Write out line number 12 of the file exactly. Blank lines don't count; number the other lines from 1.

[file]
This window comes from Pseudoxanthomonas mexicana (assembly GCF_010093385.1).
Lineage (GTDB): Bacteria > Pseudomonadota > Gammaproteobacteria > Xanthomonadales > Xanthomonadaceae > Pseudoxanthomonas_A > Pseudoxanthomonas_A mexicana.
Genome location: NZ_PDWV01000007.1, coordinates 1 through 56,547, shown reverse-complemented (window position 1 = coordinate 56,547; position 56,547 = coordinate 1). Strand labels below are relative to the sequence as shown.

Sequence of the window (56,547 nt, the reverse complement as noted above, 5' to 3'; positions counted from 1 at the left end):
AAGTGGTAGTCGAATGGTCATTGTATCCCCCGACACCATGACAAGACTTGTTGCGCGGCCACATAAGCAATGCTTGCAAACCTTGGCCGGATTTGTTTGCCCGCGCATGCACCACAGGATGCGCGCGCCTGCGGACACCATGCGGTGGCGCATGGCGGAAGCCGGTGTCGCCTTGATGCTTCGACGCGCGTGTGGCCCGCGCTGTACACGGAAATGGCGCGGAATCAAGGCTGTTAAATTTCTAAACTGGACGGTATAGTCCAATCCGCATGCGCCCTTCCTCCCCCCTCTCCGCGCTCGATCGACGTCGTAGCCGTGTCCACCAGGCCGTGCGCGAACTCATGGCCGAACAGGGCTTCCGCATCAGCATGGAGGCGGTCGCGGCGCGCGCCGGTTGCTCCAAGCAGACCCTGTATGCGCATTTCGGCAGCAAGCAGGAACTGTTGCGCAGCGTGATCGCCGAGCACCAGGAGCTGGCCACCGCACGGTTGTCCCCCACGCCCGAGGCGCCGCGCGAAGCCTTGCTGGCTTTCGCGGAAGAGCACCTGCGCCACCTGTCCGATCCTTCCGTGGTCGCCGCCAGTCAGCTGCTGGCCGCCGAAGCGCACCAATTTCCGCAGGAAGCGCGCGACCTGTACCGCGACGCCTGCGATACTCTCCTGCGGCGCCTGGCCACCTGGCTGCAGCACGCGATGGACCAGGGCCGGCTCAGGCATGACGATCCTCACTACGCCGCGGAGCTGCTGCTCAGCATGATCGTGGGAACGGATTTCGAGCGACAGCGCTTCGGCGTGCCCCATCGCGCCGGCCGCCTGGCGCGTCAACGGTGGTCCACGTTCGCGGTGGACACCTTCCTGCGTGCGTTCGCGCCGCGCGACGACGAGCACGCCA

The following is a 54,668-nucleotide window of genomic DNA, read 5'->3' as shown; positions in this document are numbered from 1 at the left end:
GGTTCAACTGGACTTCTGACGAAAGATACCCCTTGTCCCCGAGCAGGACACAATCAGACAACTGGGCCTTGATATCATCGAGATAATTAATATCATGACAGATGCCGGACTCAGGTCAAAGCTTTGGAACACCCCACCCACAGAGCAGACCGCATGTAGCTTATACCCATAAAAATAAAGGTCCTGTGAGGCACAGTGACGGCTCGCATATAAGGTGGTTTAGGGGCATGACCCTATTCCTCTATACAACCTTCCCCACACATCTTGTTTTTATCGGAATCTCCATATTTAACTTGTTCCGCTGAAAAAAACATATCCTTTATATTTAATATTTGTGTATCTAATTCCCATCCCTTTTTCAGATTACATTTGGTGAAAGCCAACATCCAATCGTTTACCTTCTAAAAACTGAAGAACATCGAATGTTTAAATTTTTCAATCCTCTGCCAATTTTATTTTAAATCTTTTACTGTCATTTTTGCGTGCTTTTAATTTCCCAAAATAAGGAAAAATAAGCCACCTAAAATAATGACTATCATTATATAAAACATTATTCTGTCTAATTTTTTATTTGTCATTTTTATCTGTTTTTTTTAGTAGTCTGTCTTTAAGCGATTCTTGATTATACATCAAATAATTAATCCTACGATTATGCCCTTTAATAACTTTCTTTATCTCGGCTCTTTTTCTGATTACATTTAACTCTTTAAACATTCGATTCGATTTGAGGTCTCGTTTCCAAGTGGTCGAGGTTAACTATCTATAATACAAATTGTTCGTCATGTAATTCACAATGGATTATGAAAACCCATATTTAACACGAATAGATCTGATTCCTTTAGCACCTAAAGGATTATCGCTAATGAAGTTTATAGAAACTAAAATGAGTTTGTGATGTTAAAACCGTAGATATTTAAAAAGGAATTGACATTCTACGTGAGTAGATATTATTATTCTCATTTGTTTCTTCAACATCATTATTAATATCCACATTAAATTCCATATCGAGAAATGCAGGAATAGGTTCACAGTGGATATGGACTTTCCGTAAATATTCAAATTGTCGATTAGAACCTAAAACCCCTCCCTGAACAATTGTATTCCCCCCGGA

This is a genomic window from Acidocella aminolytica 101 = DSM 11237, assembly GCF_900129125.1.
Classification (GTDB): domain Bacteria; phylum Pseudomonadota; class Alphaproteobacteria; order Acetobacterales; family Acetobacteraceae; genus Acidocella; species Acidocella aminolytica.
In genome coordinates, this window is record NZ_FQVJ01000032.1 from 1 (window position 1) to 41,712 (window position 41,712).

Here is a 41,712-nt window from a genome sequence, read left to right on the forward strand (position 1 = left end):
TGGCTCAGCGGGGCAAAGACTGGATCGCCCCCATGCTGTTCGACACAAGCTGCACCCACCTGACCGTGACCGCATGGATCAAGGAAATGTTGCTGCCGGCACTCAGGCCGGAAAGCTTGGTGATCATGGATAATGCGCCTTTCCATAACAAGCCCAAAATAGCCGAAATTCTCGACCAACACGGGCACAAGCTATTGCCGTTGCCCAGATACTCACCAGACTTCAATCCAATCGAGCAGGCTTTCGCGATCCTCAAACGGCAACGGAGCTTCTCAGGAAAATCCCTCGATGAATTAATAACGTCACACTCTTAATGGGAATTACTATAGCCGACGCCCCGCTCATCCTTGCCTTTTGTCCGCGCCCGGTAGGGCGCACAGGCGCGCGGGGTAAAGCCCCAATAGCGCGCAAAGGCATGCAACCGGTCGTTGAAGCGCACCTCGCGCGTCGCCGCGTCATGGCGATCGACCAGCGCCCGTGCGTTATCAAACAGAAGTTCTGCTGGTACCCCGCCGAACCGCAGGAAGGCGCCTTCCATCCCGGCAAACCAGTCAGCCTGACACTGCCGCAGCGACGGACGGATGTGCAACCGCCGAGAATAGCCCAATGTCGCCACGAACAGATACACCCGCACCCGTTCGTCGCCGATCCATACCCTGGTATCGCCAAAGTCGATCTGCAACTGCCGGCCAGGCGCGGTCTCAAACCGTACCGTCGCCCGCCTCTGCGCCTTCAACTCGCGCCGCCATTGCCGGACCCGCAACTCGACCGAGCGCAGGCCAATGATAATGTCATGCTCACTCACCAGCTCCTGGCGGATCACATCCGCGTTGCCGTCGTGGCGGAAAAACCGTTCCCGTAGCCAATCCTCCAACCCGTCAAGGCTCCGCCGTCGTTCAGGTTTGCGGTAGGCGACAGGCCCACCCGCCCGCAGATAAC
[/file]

TGGCTCAGCGGGGCAAAGACTGGATCGCCCCCATGCTGTTCGACACAAGCTGCACCCACCTGACCGTGACCGCATGGATCAAGGAAATGTTGCTGCCGGCACTCAGGCCGGAAAGCTTGGTGATCATGGATAATGCGCCTTTCCATAACAAGCCCAAAATAGCCGAAATTCTCGACCAACACGGGCACAAGCTATTGCCGTTGCCCAGATACTCACCAGACTTCAATCCAATCGAGCAGGCTTTCGCGATCCTCAAACGGCAACGGAGCTTCTCAGGAAAATCCCTCGATGAATTAATAACGTCACACTCTTAATGGGAATTACTATAGCCGACGCCCCGCTCATCCTTGCCTTTTGTCCGCGCCCGGTAGGGCGCACAGGCGCGCGGGGTAAAGCCCCAATAGCGCGCAAAGGCATGCAACCGGTCGTTGAAGCGCACCTCGCGCGTCGCCGCGTCATGGCGATCGACCAGCGCCCGTGCGTTATCAAACAGAAGTTCTGCTGGTACCCCGCCGAACCGCAGGAAGGCGCCTTCCATCCCGGCAAACCAGTCAGCCTGACACTGCCGCAGCGACGGACGGATGTGCAACCGCCGAGAATAGCCCAATGTCGCCACGAACAGATACACCCGCACCCGTTCGTCGCCGATCCATACCCTGGTATCGCCAAAGTCGATCTGCAACTGCCGGCCAGGCGCGGTCTCAAACCGTACCGTCGCCCGCCTCTGCGCCTTCAACTCGCGCCGCCATTGCCGGACCCGCAACTCGACCGAGCGCAGGCCAATGATAATGTCATGCTCACTCACCAGCTCCTGGCGGATCACATCCGCGTTGCCGTCGTGGCGGAAAAACCGTTCCCGTAGCCAATCCTCCAACCCGTCAAGGCTCCGCCGTCGTTCAGGTTTGCGGTAGGCGACAGGCCCACCCGCCCGCAGATAAC